He would be hurrying down the sandy lanes between the pecan trees and simultaneously feel terror that the ground would break beneath his feet and he’d go tumbling into the darkness, and that it would not. The old pleasures had been sapped of color. The sixteen-foot alligator in the swamp he’d stolen whole frozen chickens from the freezer to feed was now just a lizard. The bottling plant just another big machine.

The town watched the widow retch into the azaleas, her handsome son patting her on the back. Same high cheekbones, red-gold hair. Beauty puts a fine point on grief, shoots bull’s-eye into the heart. Hamlin cried for the widow and her boy, not for massive Gawain, their native son.

But it wasn’t only grief that made her vomit. Antoinette was pregnant again, prescribed bed rest. For months, the town watched suitors come out in their fancy cars and black suits and briefcases, and speculated which she’d choose. Who wouldn’t want to marry a widow so rich and lovely?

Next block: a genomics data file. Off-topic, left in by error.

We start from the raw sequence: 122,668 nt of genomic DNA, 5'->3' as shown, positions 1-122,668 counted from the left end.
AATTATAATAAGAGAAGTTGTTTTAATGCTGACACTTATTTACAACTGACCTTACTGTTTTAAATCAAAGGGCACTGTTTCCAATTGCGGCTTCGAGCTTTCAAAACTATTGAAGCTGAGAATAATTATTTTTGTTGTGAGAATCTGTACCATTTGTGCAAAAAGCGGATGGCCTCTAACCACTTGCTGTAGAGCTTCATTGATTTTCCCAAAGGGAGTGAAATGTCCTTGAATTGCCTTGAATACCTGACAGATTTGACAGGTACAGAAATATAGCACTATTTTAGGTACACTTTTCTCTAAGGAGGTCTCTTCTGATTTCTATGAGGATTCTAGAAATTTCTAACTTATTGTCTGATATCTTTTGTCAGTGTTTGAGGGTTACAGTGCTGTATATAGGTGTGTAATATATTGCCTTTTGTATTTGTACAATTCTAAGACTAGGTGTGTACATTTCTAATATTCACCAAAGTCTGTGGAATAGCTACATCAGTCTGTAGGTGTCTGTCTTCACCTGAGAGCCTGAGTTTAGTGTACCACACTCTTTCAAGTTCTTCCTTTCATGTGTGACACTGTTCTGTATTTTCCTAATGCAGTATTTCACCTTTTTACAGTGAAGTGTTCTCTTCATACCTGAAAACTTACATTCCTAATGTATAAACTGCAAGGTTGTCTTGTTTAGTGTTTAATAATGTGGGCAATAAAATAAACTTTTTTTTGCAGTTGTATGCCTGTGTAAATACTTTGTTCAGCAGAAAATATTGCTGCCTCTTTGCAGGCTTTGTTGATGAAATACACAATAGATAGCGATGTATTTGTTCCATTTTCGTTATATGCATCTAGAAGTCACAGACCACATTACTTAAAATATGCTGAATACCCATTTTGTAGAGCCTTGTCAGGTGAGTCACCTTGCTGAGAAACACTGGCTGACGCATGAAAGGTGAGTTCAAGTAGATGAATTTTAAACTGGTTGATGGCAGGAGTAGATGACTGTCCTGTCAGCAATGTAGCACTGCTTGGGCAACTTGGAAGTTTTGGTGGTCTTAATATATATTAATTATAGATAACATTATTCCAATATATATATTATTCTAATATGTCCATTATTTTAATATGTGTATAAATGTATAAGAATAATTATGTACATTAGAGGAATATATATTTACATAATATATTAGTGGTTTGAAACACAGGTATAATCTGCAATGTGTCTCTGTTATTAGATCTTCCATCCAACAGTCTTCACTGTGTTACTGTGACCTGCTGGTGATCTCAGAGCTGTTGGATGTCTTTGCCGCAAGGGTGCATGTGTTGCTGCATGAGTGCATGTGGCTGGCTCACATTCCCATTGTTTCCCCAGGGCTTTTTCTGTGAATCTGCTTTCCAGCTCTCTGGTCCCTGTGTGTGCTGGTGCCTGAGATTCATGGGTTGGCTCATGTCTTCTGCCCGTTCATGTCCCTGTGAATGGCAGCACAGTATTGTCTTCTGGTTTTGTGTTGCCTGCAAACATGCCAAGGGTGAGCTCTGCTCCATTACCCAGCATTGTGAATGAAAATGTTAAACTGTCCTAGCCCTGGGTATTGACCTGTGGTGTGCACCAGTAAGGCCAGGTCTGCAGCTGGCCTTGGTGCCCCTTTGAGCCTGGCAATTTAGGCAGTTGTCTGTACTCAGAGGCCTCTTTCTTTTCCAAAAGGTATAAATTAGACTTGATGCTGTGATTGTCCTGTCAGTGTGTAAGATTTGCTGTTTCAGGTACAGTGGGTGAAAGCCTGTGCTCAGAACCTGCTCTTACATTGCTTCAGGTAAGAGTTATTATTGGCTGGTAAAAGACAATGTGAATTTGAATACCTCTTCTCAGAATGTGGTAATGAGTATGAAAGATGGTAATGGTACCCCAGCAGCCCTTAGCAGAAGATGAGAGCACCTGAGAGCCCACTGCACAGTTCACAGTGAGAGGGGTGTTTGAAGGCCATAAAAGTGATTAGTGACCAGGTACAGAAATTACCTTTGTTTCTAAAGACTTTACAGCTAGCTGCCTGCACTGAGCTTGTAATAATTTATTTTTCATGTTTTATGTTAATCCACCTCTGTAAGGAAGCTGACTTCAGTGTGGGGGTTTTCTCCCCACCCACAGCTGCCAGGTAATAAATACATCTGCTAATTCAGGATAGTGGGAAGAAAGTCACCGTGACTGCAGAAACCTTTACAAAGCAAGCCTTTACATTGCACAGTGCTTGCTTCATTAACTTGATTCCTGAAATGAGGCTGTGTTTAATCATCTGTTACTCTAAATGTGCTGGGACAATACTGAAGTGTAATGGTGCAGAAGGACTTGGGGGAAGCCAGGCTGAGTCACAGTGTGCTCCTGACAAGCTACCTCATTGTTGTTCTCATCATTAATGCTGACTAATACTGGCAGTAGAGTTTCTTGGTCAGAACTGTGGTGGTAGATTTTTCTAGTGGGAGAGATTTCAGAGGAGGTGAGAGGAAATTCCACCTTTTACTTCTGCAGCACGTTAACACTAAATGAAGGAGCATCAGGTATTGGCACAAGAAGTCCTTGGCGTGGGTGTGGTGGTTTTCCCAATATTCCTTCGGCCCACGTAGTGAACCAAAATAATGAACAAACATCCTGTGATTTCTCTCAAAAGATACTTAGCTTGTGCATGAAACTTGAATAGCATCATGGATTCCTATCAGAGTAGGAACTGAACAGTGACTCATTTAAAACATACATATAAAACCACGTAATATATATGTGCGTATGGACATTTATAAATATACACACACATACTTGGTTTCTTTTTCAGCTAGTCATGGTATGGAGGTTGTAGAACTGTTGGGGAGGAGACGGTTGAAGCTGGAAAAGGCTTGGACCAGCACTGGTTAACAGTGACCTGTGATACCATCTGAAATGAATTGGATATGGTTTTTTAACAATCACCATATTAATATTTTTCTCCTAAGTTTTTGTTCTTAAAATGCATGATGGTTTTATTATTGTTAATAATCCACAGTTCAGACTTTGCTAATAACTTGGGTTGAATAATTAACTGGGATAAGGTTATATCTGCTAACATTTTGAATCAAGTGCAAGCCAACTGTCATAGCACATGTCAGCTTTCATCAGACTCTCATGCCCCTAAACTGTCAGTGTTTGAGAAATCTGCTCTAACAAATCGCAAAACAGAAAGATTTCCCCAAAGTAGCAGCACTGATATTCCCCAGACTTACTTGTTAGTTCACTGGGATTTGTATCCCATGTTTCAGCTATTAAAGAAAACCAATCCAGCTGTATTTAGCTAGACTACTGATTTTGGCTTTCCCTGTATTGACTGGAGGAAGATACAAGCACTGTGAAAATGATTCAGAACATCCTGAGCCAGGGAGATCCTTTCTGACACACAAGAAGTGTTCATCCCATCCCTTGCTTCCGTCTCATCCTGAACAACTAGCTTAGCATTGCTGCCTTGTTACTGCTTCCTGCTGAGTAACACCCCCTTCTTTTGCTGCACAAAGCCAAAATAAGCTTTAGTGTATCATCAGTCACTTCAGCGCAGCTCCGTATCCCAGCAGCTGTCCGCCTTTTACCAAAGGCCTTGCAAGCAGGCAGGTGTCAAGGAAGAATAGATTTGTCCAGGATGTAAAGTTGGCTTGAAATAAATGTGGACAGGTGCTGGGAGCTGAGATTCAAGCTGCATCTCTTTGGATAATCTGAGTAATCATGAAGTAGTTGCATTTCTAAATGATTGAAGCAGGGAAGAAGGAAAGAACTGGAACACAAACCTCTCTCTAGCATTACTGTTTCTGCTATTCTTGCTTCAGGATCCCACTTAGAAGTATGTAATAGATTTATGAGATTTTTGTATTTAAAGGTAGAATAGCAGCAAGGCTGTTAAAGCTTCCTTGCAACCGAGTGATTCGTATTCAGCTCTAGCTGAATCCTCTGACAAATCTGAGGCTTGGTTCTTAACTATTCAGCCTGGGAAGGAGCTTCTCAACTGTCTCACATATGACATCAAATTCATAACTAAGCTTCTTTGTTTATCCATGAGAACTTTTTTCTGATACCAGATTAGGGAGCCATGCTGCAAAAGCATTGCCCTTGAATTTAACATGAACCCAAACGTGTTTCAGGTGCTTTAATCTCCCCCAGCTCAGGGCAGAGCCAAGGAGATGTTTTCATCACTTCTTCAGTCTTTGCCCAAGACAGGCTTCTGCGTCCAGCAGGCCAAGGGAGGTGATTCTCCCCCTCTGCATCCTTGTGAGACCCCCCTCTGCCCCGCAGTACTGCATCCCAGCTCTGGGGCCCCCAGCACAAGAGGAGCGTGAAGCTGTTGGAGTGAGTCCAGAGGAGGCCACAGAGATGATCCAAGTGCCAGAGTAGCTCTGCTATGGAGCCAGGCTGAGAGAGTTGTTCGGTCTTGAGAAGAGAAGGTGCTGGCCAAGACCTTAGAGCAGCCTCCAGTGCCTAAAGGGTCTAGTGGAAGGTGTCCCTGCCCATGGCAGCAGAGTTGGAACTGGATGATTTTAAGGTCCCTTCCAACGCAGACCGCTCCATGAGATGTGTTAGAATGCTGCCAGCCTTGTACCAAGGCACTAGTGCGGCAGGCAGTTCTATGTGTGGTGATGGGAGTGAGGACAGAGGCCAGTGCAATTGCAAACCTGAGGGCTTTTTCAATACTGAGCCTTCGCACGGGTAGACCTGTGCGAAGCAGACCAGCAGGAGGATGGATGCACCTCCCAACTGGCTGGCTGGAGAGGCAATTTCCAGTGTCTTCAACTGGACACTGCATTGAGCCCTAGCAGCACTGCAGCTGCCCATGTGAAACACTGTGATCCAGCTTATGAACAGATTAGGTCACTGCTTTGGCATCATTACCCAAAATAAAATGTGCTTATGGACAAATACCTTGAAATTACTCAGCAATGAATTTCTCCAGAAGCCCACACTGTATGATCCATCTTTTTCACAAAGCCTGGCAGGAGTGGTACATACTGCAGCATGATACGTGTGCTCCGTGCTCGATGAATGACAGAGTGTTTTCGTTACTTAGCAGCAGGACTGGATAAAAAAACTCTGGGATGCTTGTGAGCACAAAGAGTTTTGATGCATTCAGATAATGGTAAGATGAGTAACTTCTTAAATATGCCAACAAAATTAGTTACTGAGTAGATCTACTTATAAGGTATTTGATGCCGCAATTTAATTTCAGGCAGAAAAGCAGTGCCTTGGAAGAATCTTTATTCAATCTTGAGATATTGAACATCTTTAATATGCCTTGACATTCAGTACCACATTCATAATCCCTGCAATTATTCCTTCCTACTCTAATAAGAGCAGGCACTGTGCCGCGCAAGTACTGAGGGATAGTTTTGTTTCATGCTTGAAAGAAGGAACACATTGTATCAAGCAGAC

Lotto was sinking. He tried to torpedo school, but the teachers were used to considering him excellent and would not comply. He tried to sit with his mother and listen to her religious programs, holding her swollen hand, but God had soured in him. He retained only the rudiments: the stories, the moral rigidity, the mania for purity.

Antoinette kissed his palm and let him go, placid as a sea cow in her bed. Her emotions had gone underground. She watched everything from a tremendous remove. She grew plump, plumper. Finally, like a great fruit, she split. Baby Rachel, the pip, fell out.

When Rachel woke in the night, Lotto got to her first, settled in the chair, and fed her formula, rocking. She got him through that first year, his sister, who was hungry, whom he could feed.

His face had broken out in cystic acne, hot and pulsing under the skin; he was no longer a beautiful boy. It didn’t matter. Girls were falling over themselves to kiss him now, in pity or because he was rich. In the soft, silty mouths of girls, grape gum and hot tongue, he concentrated and was able to dissolve the horror that had settled on him. Make-out parties in rec rooms, in parks at night. He biked home in the Florida dark, pumping his legs as fast as he could as if to outpace his sadness, but the sadness was always swifter, easily overtook him again.